A man came to my box office window today to buy tickets for Altar Boyz. He needed five tickets and I gave him two choices. There were five tickets available in the fourth row center or seventh row center. He asked me what I thought. Now I tend to leave that decision up to the patron. They know how close is too close for them. It's all personal. I told him both locations were full view and good. I asked him if he liked to be close. He shook his head so I suggested that seventh row be his choice. After the choice was made he asked me where I would sit. I told him with those two choices I would choose the seventh row. Truth!
Then he proceeded to tell me a story. He was in the examination room today with a patient and a translator. I have now realized he is a doctor. Anyway, he said that the patient, a lady, needs a liver transplant. She has two options. She can stay in this country where she will probably die while waiting for the transplant or she can go back to Japan to see her family and certainly die. The choice here is excruciatingly painful. Death seems imminent either way. But there is the chance of life. A small chance. He posed the question, "What would you do?"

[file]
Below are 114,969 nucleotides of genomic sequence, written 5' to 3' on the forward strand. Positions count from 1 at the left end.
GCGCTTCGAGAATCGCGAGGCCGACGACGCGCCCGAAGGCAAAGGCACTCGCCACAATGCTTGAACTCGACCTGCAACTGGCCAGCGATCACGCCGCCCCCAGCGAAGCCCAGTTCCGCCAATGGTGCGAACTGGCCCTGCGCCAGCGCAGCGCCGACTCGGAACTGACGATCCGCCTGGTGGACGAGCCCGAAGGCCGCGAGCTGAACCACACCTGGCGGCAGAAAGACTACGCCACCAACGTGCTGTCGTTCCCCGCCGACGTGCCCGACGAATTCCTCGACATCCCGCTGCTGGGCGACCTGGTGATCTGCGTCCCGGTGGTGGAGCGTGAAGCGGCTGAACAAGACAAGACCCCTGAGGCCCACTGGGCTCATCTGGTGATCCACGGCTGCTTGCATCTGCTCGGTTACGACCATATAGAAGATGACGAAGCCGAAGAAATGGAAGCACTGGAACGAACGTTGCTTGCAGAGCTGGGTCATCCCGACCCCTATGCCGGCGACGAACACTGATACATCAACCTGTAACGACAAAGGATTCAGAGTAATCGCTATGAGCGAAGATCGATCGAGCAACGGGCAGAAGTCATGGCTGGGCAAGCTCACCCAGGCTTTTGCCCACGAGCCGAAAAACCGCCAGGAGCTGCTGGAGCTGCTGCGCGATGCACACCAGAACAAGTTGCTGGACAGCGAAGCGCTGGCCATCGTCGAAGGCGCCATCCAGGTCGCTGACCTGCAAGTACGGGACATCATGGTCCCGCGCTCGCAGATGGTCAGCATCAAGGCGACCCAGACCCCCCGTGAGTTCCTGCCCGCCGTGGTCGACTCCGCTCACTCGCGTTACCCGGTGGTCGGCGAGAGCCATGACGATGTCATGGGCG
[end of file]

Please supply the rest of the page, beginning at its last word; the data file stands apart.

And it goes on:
I love my family so much and the thought of never seeing them again is terribly painful and sad. I also compared the situation to that of a game show. You come in with nothing and you want the million dollars so you keep taking chances because even if you don't win you have no less than you came with. If she leaves there is death if she stays there is death with a chance for life.
The doctor said he cried right along with her as the translator translated this prognosis. She now has to make a difficult decision. I dare say it's probably the most difficult decision she's ever had to make in her life. A decision she couldn't make today. He said maybe tomorrow she will have an answer.
Is the chance of life more important than being with your family if death may claim you anyway?
I couldn't answer his question. I still can't answer it right now. I know that it makes picking out seats and stressing over loud neighbors seem absolutely trivial.